Also, never ignore customers who are truly disgruntled about something brand-related. Instead of keeping up with a publicly viewable content string, you may find it’s more comfortable and private to ask an upset person to send you a private message or call a dedicated phone number to explain their concerns further.
Come up With a Licensing Plan
Licensing is the best way to realize the full value of brand equity because it provides new avenues for promoting, manufacturing and distributing your brand in new markets. It’s essential to prioritize obtaining license agreements as a brand owner to achieve staying power in a crowded marketplace.
There are various ways to do that. Visiting trade shows is a great initial step. They connect brand owners with companies interested in growing the collection of merchandise they offer.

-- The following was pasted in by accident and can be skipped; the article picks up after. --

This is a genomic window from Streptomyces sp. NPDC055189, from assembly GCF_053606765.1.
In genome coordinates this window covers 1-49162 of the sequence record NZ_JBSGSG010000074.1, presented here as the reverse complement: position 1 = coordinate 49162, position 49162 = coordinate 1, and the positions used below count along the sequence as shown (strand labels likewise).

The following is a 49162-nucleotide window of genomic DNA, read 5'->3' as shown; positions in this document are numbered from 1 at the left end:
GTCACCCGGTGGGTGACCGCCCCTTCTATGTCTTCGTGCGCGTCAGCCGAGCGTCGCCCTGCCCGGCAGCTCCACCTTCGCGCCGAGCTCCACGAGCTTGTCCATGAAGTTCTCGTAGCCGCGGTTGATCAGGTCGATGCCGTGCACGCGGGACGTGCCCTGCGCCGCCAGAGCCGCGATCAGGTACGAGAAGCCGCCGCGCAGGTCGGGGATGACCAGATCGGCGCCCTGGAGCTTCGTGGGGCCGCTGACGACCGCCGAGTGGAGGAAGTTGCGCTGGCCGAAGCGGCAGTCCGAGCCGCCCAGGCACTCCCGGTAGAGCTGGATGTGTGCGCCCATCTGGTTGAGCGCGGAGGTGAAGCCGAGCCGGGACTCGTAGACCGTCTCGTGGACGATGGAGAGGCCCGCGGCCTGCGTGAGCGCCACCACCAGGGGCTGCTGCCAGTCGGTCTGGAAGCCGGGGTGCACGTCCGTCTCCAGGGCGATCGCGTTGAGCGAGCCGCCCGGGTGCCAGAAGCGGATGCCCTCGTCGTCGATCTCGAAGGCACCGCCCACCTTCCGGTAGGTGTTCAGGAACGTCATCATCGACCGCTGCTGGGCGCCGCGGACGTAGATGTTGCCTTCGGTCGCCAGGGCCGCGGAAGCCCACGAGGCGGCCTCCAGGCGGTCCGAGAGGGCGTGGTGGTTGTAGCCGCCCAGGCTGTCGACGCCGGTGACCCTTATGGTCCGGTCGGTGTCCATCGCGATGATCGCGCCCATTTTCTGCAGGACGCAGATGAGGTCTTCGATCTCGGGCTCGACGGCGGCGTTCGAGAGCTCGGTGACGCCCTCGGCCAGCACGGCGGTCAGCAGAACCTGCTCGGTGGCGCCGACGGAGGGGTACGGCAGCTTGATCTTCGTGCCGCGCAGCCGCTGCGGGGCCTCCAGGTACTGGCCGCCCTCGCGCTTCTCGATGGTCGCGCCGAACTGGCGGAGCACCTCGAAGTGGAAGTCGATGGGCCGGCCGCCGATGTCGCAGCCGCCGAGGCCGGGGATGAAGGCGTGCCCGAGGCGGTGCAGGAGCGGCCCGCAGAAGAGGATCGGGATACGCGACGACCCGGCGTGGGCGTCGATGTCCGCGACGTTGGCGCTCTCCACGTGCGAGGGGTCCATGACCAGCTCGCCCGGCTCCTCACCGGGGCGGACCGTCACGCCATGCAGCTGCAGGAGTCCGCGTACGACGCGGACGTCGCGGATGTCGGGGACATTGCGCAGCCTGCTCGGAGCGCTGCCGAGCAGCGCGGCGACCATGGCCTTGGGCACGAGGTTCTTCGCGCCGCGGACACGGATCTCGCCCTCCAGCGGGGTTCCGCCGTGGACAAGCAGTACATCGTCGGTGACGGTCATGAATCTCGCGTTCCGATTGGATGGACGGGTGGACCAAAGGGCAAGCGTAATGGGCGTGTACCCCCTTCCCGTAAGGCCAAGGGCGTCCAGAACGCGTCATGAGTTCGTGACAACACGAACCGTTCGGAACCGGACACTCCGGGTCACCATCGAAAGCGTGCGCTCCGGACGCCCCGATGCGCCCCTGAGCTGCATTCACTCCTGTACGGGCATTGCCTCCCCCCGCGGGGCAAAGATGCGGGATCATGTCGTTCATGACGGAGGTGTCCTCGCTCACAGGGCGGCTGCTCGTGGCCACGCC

Furthermore, don’t ignore cold calls and social media outreach techniques from potential licensees. Consider that some of the companies most suited to signing licensing agreements may be from other countries, meaning you’d not necessarily encounter representatives at domestic trade shows.
Also, don’t get too eager and sign agreements with any company that gets in contact. Licensees are representatives of your brand, and if they don’t stick to minimum standards when associating with it, all the hard work you’ve done as a brand owner could quickly become nearly useless.
When evaluating whether to accept a potential licensee, ask about the direction they want to take the brand. If it doesn’t align with at least most of your goals or seems in direct opposition, think carefully before finalizing a contract.